As I said yesterday I’m ridiculously healthy …. despite having a toxic affinity for Cheetos and an exercise routine that wouldn’t make a sloth break a sweat.

 

 

So in 2014 when I was diagnosed with benign fibroid tumors, I elected not to break my 50 year surgery free streak and opted for a uterine artery embolization over a full abdominal hysterectomy. It’s an out patient procedure that takes about 30 minutes.

Of course… as we’ve established, I’m special.

 

 

I beg to differ Ryan Gosling, please read on.

That 30 minute procedure? Took over 3 hours for my special little self. I was fully awake when they injected the microscopic particles into my arteries to block the blood supply to the tumors and wasn’t supposed to feel a thing. While that may be true for the normal 30 minutes procedure? 2 hours in, I was feeling it so strongly they had to strap me down to keep me from squirming and make me chew dry OxyContin while flat on my back.

 

 

Well, I did…. and it was just as awful as it sounds. Not to mention completely useless for the pain. Since I’d never needed or taken serious pain killers before? The doctors thought small doses would suffice.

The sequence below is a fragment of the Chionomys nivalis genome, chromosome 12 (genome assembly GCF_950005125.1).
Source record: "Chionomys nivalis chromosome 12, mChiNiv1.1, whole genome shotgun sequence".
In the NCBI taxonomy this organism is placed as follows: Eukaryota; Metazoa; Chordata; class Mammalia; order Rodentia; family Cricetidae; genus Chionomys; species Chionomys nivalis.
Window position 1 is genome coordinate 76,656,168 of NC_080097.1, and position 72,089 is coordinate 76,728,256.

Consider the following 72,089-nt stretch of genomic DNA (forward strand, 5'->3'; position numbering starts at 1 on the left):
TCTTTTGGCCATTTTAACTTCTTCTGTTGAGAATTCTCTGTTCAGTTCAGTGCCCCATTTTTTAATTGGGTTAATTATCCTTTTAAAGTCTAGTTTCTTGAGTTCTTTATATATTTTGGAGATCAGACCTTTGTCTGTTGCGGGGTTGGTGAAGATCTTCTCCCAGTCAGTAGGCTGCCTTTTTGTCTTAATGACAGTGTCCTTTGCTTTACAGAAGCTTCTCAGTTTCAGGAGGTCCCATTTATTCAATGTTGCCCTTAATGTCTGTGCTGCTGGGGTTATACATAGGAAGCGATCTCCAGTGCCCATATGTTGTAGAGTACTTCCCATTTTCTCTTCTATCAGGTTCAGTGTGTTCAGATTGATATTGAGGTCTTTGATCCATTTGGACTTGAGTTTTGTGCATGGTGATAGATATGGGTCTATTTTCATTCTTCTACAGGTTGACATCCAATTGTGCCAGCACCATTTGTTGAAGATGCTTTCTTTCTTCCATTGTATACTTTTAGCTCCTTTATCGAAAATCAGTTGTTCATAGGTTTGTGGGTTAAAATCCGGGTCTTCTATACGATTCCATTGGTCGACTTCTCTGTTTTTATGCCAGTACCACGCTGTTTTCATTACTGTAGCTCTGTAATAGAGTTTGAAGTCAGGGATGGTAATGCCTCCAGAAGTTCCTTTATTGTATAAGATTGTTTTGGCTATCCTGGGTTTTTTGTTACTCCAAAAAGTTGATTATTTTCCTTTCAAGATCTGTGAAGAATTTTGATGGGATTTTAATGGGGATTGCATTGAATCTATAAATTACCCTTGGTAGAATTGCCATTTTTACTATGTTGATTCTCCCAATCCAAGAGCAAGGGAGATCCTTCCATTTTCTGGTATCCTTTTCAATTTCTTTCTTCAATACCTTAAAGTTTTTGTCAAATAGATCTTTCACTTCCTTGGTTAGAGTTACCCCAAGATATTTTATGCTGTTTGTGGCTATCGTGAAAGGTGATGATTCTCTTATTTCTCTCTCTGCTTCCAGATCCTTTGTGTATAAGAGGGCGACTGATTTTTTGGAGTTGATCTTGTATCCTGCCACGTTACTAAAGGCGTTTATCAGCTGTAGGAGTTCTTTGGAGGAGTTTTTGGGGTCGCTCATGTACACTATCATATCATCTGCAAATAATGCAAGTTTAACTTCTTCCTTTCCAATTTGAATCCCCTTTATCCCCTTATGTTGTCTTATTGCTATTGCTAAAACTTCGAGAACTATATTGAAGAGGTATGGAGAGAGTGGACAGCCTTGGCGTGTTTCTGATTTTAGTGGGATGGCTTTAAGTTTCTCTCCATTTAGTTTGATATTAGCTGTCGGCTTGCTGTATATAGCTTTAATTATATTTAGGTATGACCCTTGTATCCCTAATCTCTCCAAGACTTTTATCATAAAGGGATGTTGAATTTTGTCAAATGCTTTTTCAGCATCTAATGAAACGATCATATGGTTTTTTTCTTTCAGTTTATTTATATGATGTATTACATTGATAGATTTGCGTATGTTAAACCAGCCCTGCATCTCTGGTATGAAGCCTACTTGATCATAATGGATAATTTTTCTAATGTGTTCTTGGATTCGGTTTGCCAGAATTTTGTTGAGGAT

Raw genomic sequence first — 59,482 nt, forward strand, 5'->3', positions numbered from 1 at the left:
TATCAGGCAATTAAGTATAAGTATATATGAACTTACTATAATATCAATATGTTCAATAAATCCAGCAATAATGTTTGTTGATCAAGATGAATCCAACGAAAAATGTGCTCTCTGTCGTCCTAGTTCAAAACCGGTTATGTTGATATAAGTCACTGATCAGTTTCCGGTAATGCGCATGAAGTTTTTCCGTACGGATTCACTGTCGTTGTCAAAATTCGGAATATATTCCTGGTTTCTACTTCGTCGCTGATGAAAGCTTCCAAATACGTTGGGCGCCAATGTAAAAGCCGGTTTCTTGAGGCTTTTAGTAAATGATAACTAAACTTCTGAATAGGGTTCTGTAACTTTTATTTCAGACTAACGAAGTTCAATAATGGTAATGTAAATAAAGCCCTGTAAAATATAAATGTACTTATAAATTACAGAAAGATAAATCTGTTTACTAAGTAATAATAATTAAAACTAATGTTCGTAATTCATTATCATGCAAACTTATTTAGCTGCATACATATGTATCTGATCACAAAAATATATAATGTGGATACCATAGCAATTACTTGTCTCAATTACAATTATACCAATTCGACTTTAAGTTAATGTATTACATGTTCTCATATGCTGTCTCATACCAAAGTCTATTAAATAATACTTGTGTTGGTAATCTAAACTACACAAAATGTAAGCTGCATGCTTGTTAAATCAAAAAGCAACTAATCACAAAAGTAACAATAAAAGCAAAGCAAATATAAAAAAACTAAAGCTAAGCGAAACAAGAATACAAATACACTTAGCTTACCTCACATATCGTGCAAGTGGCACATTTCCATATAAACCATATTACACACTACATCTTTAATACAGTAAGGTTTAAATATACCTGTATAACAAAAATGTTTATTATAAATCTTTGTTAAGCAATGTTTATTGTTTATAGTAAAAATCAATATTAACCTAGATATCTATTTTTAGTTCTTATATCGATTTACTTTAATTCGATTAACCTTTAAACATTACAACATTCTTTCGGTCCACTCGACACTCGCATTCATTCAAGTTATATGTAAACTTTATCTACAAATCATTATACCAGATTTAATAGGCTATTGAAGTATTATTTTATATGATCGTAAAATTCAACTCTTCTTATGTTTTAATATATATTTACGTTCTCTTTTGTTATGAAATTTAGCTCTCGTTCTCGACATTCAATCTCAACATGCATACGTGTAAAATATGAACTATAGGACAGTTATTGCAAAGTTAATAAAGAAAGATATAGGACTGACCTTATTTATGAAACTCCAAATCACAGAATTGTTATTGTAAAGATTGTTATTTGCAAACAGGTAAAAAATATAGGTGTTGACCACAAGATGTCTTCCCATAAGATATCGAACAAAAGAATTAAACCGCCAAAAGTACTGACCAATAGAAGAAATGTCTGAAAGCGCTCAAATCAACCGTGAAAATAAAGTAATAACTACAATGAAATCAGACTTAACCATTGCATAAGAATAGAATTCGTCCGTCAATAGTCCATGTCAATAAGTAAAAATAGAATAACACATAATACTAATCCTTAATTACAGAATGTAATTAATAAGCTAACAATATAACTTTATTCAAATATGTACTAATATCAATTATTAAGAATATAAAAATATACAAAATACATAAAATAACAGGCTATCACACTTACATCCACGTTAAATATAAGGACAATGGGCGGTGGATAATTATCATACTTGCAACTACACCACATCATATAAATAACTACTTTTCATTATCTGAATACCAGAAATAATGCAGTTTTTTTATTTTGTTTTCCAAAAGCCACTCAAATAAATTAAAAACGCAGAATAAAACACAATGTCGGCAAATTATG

They were wrong…. so very, very wrong.

By the time I got back to the recovery room, where my tumors were literally dying from the lack of blood flow feeding them? I was in tears, as well as agony.

For 4 hours after this procedure you have to lie flat on your back and stay perfectly still. No movement at all… so the collagen plug they insert at the injection site in your groin can fully absorb and stop you from springing a leak.

 

 

During those 4 hours they gave me morphine. Then double morphine. Then Fentanyl. Then double Fentanyl. Nothing touched the pain, it was excruciating…. as if someone was twisting a red hot knife in my abdomen. The doctors couldn’t understand why the drugs weren’t working as they had given me the highest legal allowable dose.

“We’ve never had anyone who couldn’t feel the effects.” they kept telling me.

But I could have told them why….

It’s because I’m special.